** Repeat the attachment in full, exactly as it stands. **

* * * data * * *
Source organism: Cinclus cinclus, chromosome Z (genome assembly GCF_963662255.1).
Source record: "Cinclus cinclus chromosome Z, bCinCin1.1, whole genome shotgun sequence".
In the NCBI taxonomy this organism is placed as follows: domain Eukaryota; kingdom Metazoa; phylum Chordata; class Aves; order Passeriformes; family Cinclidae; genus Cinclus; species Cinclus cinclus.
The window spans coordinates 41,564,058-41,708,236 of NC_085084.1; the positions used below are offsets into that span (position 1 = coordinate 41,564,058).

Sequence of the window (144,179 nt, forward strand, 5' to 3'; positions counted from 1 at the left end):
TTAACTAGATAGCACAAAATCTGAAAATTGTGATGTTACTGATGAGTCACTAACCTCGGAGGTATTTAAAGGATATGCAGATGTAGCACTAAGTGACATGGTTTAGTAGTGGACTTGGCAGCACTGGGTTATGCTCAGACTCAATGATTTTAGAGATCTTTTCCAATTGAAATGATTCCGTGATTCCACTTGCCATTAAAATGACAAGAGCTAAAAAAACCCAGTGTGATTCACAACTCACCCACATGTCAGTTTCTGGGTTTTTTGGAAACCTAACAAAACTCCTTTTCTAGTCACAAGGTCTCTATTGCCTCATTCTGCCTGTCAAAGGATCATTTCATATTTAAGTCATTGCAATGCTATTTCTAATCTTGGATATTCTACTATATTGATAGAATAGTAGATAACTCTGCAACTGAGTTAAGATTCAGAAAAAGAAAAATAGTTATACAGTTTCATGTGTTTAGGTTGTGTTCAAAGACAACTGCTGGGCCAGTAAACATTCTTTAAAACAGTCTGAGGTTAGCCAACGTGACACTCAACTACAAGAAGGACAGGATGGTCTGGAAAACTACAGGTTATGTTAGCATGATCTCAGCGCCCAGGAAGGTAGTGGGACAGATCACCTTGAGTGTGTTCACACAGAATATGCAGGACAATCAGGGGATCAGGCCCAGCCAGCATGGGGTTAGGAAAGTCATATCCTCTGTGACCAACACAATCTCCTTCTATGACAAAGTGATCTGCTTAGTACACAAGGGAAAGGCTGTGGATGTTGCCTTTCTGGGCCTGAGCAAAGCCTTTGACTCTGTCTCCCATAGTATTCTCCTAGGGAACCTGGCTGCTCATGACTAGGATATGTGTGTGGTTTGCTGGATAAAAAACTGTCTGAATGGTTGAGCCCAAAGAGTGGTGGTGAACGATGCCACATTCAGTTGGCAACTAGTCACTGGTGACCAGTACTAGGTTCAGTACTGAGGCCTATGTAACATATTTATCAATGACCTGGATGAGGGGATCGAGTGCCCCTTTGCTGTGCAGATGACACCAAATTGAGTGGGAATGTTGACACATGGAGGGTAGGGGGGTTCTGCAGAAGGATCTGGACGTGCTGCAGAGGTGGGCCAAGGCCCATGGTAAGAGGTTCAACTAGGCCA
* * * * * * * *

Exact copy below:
Source organism: Cinclus cinclus, chromosome Z (genome assembly GCF_963662255.1).
Source record: "Cinclus cinclus chromosome Z, bCinCin1.1, whole genome shotgun sequence".
In the NCBI taxonomy this organism is placed as follows: domain Eukaryota; kingdom Metazoa; phylum Chordata; class Aves; order Passeriformes; family Cinclidae; genus Cinclus; species Cinclus cinclus.
The window spans coordinates 41,564,058-41,708,236 of NC_085084.1; the positions used below are offsets into that span (position 1 = coordinate 41,564,058).

Sequence of the window (144,179 nt, forward strand, 5' to 3'; positions counted from 1 at the left end):
TTAACTAGATAGCACAAAATCTGAAAATTGTGATGTTACTGATGAGTCACTAACCTCGGAGGTATTTAAAGGATATGCAGATGTAGCACTAAGTGACATGGTTTAGTAGTGGACTTGGCAGCACTGGGTTATGCTCAGACTCAATGATTTTAGAGATCTTTTCCAATTGAAATGATTCCGTGATTCCACTTGCCATTAAAATGACAAGAGCTAAAAAAACCCAGTGTGATTCACAACTCACCCACATGTCAGTTTCTGGGTTTTTTGGAAACCTAACAAAACTCCTTTTCTAGTCACAAGGTCTCTATTGCCTCATTCTGCCTGTCAAAGGATCATTTCATATTTAAGTCATTGCAATGCTATTTCTAATCTTGGATATTCTACTATATTGATAGAATAGTAGATAACTCTGCAACTGAGTTAAGATTCAGAAAAAGAAAAATAGTTATACAGTTTCATGTGTTTAGGTTGTGTTCAAAGACAACTGCTGGGCCAGTAAACATTCTTTAAAACAGTCTGAGGTTAGCCAACGTGACACTCAACTACAAGAAGGACAGGATGGTCTGGAAAACTACAGGTTATGTTAGCATGATCTCAGCGCCCAGGAAGGTAGTGGGACAGATCACCTTGAGTGTGTTCACACAGAATATGCAGGACAATCAGGGGATCAGGCCCAGCCAGCATGGGGTTAGGAAAGTCATATCCTCTGTGACCAACACAATCTCCTTCTATGACAAAGTGATCTGCTTAGTACACAAGGGAAAGGCTGTGGATGTTGCCTTTCTGGGCCTGAGCAAAGCCTTTGACTCTGTCTCCCATAGTATTCTCCTAGGGAACCTGGCTGCTCATGACTAGGATATGTGTGTGGTTTGCTGGATAAAAAACTGTCTGAATGGTTGAGCCCAAAGAGTGGTGGTGAACGATGCCACATTCAGTTGGCAACTAGTCACTGGTGACCAGTACTAGGTTCAGTACTGAGGCCTATGTAACATATTTATCAATGACCTGGATGAGGGGATCGAGTGCCCCTTTGCTGTGCAGATGACACCAAATTGAGTGGGAATGTTGACACATGGAGGGTAGGGGGGTTCTGCAGAAGGATCTGGACGTGCTGCAGAGGTGGGCCAAGGCCCATGGTAAGAGGTTCAACTAGGCCA